U.S. lawmakers got the chance to question the man who recently led the multi-national force in charge of training Iraq's new security and police forces. U.S. Army Lieutenant General Martin Dempsey told lawmakers in a House subcommittee of numerous frustrations in logistical and other matters. VOA's Robert Raffaele has the story.
With almost daily insurgent attacks, Iraq's new security and police forces face difficult on-the-job training. The lack of adequate security has even led U.S. commanders to begin arming Sunni Arab groups once allied with groups linked to al-Qaida.
Tuesday on Capitol Hill, the man who oversaw the training of the Iraqi security and police forces for 22 months said Iraq's fledgling security forces simply are not ready to take control from U.S. troops.
"The scarcest resource we've got is not time, it's not money, it's leaders in Iraq,” says U.S. Army Lieutenant General Martin Dempsey. “We are running into a challenge of getting leaders into place that can turn the capacity we've provided into a capability. That's really the challenge."
General Dempsey said one big problem is local corruption.
“Police forces in the region are notably corrupt,” said Dempsey. “Police forces live locally, their families live locally, they don't really have a sense of nation, they have a sense of local community and all the influences that are brought to bear."
Another problem: computer databases that are not linked, and fail to provide up-to-date records. General Dempsey acknowledged that of some 188,000 Iraqi security forces trained by the U.S. as of last December, as many as seven to eight thousand are unaccounted for. He conceded there is no way of knowing how many of those Iraqis could now be attacking U.S. troops. General Dempsey said he believes Iraq's national forces will be capable of taking charge of security soon, but he said local forces are not up to the task.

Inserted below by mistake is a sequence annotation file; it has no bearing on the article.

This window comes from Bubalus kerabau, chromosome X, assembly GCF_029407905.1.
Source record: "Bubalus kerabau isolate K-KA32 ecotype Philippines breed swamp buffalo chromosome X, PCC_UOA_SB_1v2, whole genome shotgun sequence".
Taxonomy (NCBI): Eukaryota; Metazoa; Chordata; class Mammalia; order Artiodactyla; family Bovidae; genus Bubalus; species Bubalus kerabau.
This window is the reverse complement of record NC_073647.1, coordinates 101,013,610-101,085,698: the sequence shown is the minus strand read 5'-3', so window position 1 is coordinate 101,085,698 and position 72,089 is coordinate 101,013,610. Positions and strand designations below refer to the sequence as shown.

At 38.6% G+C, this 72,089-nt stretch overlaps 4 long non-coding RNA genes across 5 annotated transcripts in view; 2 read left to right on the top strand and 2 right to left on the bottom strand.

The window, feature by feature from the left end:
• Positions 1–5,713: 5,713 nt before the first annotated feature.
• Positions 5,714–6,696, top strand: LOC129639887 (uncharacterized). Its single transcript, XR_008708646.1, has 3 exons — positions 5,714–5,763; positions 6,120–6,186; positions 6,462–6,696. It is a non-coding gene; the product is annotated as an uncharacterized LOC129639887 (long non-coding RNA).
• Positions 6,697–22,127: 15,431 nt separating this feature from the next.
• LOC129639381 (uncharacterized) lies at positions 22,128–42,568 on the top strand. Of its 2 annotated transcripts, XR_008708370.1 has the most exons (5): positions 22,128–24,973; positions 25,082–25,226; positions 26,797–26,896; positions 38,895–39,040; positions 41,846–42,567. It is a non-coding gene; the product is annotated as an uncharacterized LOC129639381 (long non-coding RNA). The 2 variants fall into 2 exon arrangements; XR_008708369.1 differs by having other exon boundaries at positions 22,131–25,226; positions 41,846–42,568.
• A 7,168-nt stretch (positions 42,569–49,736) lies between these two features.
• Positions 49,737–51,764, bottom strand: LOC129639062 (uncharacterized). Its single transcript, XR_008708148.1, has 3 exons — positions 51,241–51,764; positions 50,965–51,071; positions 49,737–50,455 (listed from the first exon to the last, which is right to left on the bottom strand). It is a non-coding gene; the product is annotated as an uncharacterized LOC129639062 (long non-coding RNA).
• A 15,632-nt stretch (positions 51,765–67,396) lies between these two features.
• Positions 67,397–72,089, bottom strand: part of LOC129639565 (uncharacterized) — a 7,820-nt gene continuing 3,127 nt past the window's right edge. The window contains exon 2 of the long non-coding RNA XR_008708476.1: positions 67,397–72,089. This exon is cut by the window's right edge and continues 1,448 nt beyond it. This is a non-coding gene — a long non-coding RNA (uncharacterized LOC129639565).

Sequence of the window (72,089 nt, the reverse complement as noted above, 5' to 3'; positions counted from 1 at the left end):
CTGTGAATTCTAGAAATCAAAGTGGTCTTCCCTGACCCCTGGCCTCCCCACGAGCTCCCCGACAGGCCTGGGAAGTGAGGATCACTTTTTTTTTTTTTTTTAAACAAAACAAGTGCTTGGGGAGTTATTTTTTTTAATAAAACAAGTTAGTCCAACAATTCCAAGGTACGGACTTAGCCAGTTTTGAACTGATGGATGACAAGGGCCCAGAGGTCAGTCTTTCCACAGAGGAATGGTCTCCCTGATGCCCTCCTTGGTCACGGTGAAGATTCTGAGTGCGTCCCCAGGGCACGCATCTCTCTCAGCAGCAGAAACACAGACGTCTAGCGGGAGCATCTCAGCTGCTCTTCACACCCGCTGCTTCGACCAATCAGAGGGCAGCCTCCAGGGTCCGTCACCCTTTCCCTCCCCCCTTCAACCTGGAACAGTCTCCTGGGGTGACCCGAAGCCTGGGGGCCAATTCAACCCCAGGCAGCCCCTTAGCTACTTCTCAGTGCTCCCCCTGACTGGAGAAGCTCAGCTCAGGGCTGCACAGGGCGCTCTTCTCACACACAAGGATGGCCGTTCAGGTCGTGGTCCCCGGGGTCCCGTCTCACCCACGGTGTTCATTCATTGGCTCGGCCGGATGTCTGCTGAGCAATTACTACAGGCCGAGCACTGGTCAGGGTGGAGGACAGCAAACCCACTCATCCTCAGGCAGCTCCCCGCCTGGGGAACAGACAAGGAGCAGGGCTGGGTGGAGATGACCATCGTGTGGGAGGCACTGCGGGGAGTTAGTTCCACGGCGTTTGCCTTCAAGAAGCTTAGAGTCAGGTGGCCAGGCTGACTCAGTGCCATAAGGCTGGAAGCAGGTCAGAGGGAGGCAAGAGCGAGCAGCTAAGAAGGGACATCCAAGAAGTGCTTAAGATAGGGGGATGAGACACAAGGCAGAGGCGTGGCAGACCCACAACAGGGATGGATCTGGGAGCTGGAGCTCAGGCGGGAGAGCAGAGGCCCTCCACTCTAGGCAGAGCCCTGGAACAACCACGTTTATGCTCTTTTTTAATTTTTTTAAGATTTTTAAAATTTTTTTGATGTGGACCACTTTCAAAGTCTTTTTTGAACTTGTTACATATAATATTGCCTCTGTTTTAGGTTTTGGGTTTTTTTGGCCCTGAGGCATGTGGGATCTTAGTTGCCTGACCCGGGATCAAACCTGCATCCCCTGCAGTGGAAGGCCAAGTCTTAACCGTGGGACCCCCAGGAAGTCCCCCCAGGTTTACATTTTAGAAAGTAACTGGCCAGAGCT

"The Kurdish region is stable, the deep Shia south is stable, al-Anbar is looking promising, but Baghdad, Diyala, Salahuddin, and At-Ta'mim, which is the faultline, they're not stable and the local police are not effective there."
General Dempsey said he is encouraged by what he is says is the Iraqi people's expressed desire to take over security. But he warned that time may be running out.
"I heard General Abizaid say three years ago, that there would undoubtedly at some point in this mission be a point of descending consent -- where the population would either want to be completely in control of their own destinies or begin to blame us for the failures of their government. And I think we have to be alert for that point. I don't think we're there yet, but we certainly need to keep our eye on that."